Monday, August 9, 2010

"The Other Guys"

The Other Guys - Directed by Adam McKay, written by Adam McKay and Chris Henchy, starring Will Ferrell, Mark Wahlberg, Eva Mendes, and Michael Keaton - Rated PG-13

It's not as funny as the other McKay films, but it's still funny enough for a Kurgan.

Will Ferrell and writer/director Adam McKay are responsible for some of my favorite comedies of the past few years: Anchorman, Talladega Nights, and Step Brothers. They also worked together on “Saturday Night Live,” where they were responsible for the hilarious “Bill Brasky” sketches. In other words, I dig their sense of humor.

Ferrell and McKay’s previous films and sketches are all absurd to the nth degree. They come off as improv exercises loosely tied together by the barest of plots. The Other Guys is different in that there is actually a plot to follow, but there’s still plenty of room for the absurd. What this amounts to is a film that is McKay’s best directed film, but the least funny of his filmography. Remember that I’m calling this movie the least funny compared to three absolutely hilarious movies, which means that The Other Guys is still one of the funniest movies of the year.

The plot of this film is what surprised me the most. I was expecting next to nothing as far as story is concerned, but this film turns out to be a condemnation of the financial world. Don’t worry, though, this is not a message film; though it did put me off a bit when the “How a Ponzi Scheme Works” presentation started playing during the credits. It just seemed a bit off, but good for them for trying to throw some education in with a goofy comedy.

The majority of the plot, thankfully, sticks with the titular “other guys”: the cops who work out of the office, usually typing up reports. Will Ferrell is Allen Gamble, who is more like an accountant than a detective. He is partnered with Mark Wahlberg as Terry Hoitz, who was relegated to a desk after accidentally shooting a high profile athlete. The characters are an unlikely pair, just as the actors seem like polar opposites. The big question for this movie is if that dynamic pays off. The answer: sort of.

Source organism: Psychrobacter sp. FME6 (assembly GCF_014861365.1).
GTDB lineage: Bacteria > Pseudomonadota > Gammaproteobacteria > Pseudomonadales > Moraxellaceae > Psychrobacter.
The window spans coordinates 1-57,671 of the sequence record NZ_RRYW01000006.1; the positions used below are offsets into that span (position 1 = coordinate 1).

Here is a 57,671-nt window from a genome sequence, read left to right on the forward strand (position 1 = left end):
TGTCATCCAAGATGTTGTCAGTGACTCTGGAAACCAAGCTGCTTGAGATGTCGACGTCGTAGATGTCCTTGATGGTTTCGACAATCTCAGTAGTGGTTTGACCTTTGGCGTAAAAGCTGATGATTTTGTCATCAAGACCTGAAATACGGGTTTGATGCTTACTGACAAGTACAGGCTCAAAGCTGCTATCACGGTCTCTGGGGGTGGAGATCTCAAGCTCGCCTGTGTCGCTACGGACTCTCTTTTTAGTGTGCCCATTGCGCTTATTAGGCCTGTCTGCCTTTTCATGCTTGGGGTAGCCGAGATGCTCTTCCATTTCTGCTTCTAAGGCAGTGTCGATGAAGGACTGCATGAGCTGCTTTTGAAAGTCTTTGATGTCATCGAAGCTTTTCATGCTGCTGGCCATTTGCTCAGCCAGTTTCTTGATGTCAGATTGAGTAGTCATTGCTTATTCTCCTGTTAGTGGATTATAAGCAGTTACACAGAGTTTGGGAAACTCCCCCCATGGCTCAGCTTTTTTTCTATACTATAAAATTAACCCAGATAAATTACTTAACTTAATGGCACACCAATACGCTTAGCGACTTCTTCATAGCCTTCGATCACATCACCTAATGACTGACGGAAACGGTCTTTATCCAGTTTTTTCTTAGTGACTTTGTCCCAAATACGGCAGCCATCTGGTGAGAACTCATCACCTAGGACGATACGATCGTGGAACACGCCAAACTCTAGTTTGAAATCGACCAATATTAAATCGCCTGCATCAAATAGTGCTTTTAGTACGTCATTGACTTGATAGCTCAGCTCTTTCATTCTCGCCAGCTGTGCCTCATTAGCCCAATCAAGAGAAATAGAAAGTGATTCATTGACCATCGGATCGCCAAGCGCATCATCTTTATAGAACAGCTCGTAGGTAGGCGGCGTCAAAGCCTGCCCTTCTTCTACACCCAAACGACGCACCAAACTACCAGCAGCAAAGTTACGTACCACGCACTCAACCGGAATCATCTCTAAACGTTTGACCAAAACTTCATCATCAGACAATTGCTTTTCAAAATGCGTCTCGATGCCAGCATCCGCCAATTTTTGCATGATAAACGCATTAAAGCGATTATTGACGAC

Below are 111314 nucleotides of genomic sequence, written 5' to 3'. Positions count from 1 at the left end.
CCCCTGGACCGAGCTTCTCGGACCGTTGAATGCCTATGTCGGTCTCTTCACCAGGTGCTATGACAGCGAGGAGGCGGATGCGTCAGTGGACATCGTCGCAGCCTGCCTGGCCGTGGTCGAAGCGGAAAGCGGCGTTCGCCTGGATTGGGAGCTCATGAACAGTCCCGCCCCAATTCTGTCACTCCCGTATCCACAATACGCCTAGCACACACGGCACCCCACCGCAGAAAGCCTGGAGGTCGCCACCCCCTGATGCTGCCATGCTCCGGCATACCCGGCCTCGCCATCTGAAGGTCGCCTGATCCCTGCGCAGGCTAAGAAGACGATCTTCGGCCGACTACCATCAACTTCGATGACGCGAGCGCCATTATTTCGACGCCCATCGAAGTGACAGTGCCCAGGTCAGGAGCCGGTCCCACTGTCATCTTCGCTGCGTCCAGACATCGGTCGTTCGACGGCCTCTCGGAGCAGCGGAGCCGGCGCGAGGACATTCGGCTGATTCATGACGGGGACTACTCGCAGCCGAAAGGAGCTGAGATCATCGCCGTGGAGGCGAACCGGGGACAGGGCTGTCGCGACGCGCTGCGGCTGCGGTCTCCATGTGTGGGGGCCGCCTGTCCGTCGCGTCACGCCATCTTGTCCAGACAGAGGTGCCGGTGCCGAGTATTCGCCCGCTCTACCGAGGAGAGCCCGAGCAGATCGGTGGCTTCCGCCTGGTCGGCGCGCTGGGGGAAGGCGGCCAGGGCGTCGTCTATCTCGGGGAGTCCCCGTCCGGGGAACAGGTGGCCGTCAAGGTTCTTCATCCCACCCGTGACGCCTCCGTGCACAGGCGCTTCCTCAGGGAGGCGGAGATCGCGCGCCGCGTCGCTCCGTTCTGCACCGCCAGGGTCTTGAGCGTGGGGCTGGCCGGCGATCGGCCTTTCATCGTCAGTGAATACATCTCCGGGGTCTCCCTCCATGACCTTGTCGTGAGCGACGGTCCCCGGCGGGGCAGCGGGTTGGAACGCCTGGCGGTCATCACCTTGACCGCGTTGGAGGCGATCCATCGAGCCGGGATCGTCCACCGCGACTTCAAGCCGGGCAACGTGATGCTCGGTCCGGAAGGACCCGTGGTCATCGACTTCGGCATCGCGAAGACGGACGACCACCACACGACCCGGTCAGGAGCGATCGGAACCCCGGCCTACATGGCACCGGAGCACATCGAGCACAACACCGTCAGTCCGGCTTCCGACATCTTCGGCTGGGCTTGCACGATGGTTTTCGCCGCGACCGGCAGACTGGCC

Wahlberg basically plays the tough, angry man who yells at Ferrell in nearly every scene. Some of Wahlberg’s outbursts are funny (I mainly enjoyed how he thought everyone was a drug dealer/addict), but his yelling starts to sound forced after awhile. At one point, Ferrell tells Wahlberg that he is sick of all his screaming and I was with him; I wanted him to calm down and find a new way to be funny.

Ferrell, on the other hand, gets to play a slightly more realistic character this time around, while still retaining enough quirks and one-liners to stay funny. His back story was great and his general reaction to Wahlberg was amusing.

I actually liked the two other heroes of the film much more, though. I’m talking about Dwayne Johnson and Samuel L. Jackson as the supercops that are caricatures of the heroes of countless cop movies from the past. Their screen time is short but sweet. I was definitely laughing the hardest during their early scenes. I don’t want to ruin anything about the characters, but I will say that “Aim for the bushes!” is going to be one of the few lines that I quote from this film. I think I would have rather seen a full film with those two characters, actually.

Johnson and Jackson aren’t the only interesting side characters. Steve Coogan does fine as a sleazy investment banker. Michael Keaton had some funny moments as the police captain. His running gag of quoting TLC songs was weird and funny. Eva Mendes had some decent scenes as Ferrell’s wife. And Ray Stevenson added some menace as the villain.

This film may not be as quotable and ridiculous as McKay’s other efforts, but there is one element that sets this film apart. The Other Guys is a bit of a send-off/spoof of buddy cop films, except it takes itself a little more seriously than films like The Naked Gun. You have the cops with troubled pasts. There are villains that only seem to always just “try” to kill the heroes. There are even musical cues that sound like they were lifted right out of Lethal Weapon.

Some might find the film a bit uneven when considering the spoof angle. At times, the film seems borderline serious; at others there are conversations about how a tuna could kill a lion. I thought it all worked, though, in a messy “who cares?” kind of way.

The Other Guys didn’t turn out to be as hilarious as I thought it would, but I will say that this movie will probably benefit from multiple viewings. I am quite sure that I missed some jokes here and there. With McKay movies there are always a few random lines that sneak by you on the first viewing. So I may have had lulls in between my laughs this time, but when I catch this on DVD in a few months I may be laughing throughout. That is what’s great about McKay/Ferrell movies: they’re the gifts that keep on giving. So check it out right now if you get a chance, but definitely check it out at least twice on DVD.

1 comment:

  1. "Gators bitches wear jimmies" I have been yelling this since I saw the movie.